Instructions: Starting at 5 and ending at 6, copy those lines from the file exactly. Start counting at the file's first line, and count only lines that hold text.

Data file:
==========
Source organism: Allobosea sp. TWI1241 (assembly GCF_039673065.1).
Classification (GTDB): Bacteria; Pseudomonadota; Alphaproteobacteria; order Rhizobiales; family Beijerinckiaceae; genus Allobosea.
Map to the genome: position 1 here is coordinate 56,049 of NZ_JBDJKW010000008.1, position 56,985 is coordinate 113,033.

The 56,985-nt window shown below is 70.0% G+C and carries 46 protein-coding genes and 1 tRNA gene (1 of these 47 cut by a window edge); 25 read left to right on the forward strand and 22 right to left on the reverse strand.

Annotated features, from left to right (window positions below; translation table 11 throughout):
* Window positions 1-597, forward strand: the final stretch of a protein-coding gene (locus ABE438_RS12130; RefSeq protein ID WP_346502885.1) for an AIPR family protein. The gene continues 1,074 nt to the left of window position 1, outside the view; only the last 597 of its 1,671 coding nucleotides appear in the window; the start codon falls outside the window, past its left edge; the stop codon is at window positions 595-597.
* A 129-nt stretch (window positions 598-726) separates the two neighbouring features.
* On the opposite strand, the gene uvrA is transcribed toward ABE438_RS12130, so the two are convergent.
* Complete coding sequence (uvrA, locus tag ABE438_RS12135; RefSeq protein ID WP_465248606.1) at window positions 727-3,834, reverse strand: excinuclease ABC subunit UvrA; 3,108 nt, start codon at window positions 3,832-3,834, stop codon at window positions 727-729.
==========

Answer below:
Annotated features, from left to right (window positions below; translation table 11 throughout):
* Window positions 1-597, forward strand: the final stretch of a protein-coding gene (locus ABE438_RS12130; RefSeq protein ID WP_346502885.1) for an AIPR family protein. The gene continues 1,074 nt to the left of window position 1, outside the view; only the last 597 of its 1,671 coding nucleotides appear in the window; the start codon falls outside the window, past its left edge; the stop codon is at window positions 595-597.